We applaud the efforts of Rohr and coworkers1 who published a further contribution addressing the cause of stroke in young adults with a case-control study.2 The authors make reference only to history of hypertension and diabetes and current cigarette smoking though other modifiable or unmodifiable risk factors, such as diet, obesity, migraine, alcohol abuse, oral contraceptive use, hypercholesterolemia, and hypertriglyceridemia, might have been easily included in their analysis. Their data on history of hypertension and current cigarette smoking are consistent with our odds ratios ranging from 2.7 (95% confidence interval [CI], 0.9-8.1) to 3.6 (95% CI, 1.7-7.5) in the different hypertension categories and the 3.4 odds ratio (95% CI, 2.3-5.1) that we found for current smoking.2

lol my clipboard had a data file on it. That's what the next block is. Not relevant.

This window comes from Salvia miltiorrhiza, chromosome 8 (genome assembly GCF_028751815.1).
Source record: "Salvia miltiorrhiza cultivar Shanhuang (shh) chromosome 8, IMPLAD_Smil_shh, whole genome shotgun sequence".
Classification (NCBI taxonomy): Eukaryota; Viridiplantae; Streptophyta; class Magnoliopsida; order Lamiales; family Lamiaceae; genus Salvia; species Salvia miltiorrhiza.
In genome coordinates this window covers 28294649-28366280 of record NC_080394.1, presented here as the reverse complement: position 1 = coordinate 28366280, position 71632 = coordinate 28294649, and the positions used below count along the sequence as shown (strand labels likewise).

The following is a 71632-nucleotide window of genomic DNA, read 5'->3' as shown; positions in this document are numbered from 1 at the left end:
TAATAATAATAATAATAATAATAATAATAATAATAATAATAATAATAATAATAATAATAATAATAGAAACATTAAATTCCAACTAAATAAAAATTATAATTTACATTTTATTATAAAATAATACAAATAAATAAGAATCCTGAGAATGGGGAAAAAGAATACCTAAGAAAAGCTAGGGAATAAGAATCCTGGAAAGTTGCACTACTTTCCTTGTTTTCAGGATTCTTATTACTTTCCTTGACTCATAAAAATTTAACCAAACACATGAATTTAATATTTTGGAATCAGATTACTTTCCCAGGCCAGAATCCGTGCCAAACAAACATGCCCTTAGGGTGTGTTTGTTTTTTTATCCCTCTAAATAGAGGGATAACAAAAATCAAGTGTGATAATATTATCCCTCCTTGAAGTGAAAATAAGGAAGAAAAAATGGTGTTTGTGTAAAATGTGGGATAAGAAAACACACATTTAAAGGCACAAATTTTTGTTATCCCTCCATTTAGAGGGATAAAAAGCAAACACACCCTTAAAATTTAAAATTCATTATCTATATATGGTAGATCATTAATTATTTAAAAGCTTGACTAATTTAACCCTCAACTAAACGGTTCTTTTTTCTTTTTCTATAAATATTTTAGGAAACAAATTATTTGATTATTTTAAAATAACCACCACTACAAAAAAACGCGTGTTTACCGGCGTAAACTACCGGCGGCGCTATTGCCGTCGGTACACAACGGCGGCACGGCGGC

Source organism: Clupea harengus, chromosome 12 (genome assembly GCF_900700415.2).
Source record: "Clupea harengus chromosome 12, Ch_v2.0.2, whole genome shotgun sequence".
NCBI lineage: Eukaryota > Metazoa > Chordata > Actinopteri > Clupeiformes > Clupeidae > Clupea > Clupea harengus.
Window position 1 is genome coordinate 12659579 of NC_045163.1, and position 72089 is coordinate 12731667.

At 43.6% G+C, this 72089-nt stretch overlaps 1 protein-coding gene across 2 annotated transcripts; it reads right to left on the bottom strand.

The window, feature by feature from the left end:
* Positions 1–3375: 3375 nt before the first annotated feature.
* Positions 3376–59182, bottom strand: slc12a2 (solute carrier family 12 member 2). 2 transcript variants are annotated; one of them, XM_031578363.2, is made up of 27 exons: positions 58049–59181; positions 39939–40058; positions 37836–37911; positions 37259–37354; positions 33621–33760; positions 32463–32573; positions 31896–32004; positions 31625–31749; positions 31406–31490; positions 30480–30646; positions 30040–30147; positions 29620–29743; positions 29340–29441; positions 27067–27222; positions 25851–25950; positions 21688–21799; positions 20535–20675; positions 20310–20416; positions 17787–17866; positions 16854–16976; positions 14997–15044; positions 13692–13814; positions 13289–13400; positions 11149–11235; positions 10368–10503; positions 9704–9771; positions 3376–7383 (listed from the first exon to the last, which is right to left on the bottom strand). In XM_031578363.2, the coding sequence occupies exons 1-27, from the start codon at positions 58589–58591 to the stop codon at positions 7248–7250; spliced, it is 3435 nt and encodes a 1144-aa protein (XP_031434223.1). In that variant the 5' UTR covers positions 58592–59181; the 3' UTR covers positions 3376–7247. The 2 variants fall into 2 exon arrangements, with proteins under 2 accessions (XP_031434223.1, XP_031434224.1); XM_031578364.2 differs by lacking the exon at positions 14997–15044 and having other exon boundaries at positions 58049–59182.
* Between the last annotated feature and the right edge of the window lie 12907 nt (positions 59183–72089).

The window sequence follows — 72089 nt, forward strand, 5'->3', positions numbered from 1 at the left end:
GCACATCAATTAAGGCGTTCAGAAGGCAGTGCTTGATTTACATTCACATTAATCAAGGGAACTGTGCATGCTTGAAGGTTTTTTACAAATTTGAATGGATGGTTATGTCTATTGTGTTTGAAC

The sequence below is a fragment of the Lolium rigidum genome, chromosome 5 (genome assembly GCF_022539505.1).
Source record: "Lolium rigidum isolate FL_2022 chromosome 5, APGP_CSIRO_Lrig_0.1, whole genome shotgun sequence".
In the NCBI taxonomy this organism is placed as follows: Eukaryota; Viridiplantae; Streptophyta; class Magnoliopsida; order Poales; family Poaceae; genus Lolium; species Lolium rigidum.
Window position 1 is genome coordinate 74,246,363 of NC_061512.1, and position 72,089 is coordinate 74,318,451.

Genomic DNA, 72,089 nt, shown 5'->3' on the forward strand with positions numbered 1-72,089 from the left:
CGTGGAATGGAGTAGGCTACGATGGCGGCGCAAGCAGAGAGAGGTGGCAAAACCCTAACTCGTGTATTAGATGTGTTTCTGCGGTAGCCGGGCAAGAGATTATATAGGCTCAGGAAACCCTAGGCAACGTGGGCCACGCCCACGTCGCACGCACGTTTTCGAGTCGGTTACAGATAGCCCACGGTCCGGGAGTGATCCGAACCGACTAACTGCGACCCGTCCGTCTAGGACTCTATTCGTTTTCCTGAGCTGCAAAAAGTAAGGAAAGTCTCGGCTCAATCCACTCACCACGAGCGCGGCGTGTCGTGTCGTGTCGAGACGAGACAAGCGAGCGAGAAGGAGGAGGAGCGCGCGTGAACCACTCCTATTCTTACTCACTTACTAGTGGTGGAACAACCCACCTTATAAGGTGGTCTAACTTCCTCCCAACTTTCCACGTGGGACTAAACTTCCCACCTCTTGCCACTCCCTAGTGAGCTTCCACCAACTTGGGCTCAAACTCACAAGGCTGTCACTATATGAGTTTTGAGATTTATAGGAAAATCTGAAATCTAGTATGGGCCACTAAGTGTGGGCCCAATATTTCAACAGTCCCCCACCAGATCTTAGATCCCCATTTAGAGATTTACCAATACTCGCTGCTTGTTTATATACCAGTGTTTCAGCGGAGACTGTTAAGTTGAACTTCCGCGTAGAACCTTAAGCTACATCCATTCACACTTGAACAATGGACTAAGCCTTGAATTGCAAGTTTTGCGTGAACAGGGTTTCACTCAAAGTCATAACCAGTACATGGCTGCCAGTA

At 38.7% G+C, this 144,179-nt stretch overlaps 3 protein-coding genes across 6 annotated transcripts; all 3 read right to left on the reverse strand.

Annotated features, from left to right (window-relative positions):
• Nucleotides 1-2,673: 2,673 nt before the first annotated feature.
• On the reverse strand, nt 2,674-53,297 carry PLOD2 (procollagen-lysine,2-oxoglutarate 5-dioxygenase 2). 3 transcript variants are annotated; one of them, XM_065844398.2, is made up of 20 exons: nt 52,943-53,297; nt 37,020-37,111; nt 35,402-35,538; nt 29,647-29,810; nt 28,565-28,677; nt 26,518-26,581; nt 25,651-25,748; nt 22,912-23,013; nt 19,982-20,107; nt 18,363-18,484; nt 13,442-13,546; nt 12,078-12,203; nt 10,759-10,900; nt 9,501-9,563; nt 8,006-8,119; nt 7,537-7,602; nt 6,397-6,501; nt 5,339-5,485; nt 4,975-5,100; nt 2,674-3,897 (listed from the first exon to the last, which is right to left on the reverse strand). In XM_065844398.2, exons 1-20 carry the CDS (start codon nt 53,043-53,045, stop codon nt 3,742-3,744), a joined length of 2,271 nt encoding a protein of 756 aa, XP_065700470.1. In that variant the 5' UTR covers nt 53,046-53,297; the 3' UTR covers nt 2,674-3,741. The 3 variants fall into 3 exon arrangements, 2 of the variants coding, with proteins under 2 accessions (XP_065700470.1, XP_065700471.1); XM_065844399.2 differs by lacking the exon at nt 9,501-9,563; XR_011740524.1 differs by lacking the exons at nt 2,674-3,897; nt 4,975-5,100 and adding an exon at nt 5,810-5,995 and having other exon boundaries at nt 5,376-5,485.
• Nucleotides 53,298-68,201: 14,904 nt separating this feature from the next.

Rohr and coworkers1 also found very high odds ratios for diabetes (22.9 in white men and 6.2 in white women, respectively), which were higher than expected. In fact, while the
Marini C, Carolei A. Traditional Risk Factors for Stroke in the Young. Arch Neurol. 1997;54(4):351–352. doi:10.1001/archneur.1997.00550160007004
Coronavirus Resource Center
Customize your JAMA Network experience by selecting one or more topics from the list below.
Create a personal account or sign in to: